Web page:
by Jeff Strabone
The more I read about the so-called enthusiasm gap among Democrats—the idea that they have so lost their enthusiasm for President Obama that they somehow won't be able to vote in next month's Congressional and local elections—the more I wonder about the lack of public skepticism about its existence. True, one hears a lot of bellyaching on the left these days, but when does one not hear bellyaching on the left? Come Election Day, the enthusiasm gap may turn out to be true, and it may not. Given the talent gap in the Republican Party and its surfeit of certifiable psychos, a.k.a. the Tea Party, there could just as likely be something stronger brewing among the center-right: a revulsion gap, i.e. Republican voters unable to vote for kooks like Rand Paul in Kentucky, Sharron Angle in Nevada, and Sarah Palin's uncanny double, Christine O'Donnell of Delaware.
Predictions are fun, and I've issued my share of them publicly and privately. But the conversation that Democrats ought to be having is whether we should be feeling an enthusiasm gap at all or rather, as I believe, an enthusiasm spike.
Democrats generally complain about their elected leaders. That's what we do. It is a style that distinguishes us from many Republicans. Republican presidents can run the country into the ground, as in the last decade, yet Republican voters will stand by their man, à la Tammy Wynette. And if anyone complains about a Republican president, many in the GOP will turn around and question that person's patriotism.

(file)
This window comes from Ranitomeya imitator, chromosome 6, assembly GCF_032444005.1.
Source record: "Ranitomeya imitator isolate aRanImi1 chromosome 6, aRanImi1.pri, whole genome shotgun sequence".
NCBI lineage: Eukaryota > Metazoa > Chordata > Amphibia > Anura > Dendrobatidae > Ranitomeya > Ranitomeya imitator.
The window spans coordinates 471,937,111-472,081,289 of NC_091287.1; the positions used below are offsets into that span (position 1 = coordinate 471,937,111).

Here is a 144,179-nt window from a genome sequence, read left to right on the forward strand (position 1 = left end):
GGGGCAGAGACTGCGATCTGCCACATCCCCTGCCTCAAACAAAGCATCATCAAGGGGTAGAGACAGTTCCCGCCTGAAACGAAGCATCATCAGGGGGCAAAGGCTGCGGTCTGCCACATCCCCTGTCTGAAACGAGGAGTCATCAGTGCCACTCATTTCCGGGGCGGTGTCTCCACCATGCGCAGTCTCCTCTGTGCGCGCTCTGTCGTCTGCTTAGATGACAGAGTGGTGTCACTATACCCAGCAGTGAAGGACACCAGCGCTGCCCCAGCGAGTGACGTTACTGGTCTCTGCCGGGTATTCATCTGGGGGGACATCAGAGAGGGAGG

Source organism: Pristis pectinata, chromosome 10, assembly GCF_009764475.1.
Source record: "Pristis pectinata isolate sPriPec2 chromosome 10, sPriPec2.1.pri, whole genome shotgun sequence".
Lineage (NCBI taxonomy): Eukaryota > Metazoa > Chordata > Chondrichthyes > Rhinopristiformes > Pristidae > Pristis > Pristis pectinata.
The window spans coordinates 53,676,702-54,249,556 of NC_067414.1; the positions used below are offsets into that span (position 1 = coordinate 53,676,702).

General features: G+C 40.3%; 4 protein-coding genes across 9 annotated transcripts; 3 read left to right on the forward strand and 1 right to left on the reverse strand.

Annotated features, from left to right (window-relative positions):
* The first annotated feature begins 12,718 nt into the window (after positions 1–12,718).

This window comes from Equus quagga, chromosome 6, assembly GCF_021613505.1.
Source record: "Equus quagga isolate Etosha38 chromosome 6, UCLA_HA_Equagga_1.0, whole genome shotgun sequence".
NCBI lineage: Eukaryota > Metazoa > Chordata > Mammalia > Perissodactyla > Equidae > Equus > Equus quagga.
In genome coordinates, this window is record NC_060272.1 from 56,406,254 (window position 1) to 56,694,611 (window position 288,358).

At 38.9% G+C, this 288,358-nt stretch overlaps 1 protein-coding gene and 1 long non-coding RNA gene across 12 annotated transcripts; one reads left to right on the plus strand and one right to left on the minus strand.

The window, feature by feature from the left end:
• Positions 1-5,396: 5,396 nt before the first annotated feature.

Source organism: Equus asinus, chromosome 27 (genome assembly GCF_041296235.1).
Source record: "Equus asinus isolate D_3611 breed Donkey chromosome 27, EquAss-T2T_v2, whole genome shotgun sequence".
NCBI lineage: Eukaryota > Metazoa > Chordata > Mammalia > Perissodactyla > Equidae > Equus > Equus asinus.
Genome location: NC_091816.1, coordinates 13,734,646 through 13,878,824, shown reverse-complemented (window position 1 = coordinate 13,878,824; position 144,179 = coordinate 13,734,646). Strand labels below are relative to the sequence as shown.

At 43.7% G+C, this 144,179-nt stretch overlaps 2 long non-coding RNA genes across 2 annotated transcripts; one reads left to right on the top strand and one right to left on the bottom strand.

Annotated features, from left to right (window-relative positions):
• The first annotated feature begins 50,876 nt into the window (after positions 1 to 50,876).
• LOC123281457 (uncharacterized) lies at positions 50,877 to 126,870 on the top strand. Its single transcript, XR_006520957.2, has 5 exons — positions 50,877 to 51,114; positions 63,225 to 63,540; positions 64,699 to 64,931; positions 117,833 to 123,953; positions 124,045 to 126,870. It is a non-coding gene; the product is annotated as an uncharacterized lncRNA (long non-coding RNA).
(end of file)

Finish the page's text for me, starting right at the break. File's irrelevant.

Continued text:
Notwithstanding the customary litany of complaint that often characterizes patriotism from the left, let's consider whether there is any particular merit in the Great Enthusiasm Gap of 2010. Are there extraordinary reasons to be disappointed in President Obama, and what did people think would happen when they voted for him in 2008?
Absolutely, I wish all of the following legislative accomplishments of 2009–2010 were further-reaching:
• the American Recovery and Reinvestment Act (the federal stimulus);